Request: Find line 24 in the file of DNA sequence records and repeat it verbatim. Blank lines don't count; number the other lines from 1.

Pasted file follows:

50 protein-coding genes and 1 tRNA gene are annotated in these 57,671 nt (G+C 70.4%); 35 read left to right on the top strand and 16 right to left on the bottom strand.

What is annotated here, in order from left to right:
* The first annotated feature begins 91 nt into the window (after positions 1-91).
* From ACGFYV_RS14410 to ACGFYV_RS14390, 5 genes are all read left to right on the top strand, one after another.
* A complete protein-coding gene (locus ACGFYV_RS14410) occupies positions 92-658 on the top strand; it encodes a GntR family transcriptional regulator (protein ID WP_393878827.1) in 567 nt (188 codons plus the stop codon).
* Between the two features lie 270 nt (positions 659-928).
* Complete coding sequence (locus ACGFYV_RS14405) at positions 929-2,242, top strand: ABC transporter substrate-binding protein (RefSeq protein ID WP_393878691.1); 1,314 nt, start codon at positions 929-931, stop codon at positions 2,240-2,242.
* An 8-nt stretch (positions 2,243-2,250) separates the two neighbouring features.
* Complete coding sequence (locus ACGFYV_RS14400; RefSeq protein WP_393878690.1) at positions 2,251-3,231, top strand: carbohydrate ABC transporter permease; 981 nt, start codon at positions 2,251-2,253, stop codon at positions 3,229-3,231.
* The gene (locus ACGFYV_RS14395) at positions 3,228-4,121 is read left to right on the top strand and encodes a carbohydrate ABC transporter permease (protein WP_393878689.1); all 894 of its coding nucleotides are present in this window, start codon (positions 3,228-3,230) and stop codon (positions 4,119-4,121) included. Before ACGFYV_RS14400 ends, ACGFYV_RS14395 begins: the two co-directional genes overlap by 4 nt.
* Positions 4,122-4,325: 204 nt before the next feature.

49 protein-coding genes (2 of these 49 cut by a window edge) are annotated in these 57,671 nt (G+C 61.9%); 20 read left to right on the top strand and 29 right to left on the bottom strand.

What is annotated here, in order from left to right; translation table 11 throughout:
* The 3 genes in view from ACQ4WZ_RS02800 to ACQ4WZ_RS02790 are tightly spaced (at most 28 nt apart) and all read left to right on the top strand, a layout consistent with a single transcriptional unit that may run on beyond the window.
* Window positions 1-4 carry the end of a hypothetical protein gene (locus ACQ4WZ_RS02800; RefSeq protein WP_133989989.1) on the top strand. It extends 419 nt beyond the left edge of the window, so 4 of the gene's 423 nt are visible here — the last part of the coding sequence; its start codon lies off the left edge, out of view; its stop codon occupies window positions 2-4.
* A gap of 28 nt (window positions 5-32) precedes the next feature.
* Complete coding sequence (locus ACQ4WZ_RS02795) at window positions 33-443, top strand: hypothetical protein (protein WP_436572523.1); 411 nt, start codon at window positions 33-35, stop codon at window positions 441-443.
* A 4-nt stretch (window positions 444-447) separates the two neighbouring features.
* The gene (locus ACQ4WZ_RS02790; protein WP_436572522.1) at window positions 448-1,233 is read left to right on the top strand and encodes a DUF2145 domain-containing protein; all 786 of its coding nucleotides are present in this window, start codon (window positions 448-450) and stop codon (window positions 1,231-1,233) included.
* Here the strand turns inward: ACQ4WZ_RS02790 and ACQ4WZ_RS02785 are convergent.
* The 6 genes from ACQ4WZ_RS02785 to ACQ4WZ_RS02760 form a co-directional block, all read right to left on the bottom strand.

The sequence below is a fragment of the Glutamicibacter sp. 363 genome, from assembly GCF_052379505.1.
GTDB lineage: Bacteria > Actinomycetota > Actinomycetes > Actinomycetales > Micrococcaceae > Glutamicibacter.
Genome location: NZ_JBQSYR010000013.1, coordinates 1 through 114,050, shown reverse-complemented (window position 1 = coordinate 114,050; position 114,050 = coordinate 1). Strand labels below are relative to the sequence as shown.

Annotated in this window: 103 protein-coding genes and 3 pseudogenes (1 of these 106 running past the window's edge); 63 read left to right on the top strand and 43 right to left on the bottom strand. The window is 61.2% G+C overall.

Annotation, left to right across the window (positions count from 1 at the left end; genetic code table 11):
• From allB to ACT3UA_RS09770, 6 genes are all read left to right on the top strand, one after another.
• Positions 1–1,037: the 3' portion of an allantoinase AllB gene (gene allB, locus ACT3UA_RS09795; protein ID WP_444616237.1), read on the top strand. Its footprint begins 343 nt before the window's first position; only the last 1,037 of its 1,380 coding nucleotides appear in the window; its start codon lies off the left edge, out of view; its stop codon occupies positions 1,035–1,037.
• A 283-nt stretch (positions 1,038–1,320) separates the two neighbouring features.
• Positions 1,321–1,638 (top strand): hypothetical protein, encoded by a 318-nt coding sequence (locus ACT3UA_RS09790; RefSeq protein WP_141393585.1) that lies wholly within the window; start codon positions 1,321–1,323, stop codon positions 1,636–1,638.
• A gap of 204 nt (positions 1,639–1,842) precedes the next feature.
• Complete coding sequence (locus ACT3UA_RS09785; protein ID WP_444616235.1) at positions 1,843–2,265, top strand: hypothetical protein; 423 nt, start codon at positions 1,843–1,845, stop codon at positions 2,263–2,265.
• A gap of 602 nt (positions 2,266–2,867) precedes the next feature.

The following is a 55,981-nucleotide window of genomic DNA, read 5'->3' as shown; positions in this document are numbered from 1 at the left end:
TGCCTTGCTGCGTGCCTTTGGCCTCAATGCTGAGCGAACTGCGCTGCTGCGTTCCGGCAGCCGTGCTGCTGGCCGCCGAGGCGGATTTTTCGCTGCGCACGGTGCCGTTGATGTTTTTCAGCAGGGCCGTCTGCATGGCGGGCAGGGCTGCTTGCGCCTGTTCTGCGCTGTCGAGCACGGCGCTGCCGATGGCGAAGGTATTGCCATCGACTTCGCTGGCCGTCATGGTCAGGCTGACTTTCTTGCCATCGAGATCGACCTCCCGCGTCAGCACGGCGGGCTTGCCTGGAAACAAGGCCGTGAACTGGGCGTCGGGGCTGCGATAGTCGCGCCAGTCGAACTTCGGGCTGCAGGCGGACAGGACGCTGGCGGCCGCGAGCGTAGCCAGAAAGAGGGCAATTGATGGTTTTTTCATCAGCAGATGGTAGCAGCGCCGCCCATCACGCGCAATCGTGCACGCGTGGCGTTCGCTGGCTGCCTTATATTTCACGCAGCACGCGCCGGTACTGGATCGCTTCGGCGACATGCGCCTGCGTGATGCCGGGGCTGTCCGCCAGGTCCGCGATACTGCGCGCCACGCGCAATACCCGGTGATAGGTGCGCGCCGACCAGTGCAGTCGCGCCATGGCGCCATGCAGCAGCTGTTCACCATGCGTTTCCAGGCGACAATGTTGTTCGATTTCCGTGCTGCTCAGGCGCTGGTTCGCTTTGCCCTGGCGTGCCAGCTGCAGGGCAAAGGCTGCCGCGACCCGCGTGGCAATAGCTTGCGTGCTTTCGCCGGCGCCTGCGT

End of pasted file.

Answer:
Genome location: NZ_JBQSYR010000013.1, coordinates 1 through 114,050, shown reverse-complemented (window position 1 = coordinate 114,050; position 114,050 = coordinate 1). Strand labels below are relative to the sequence as shown.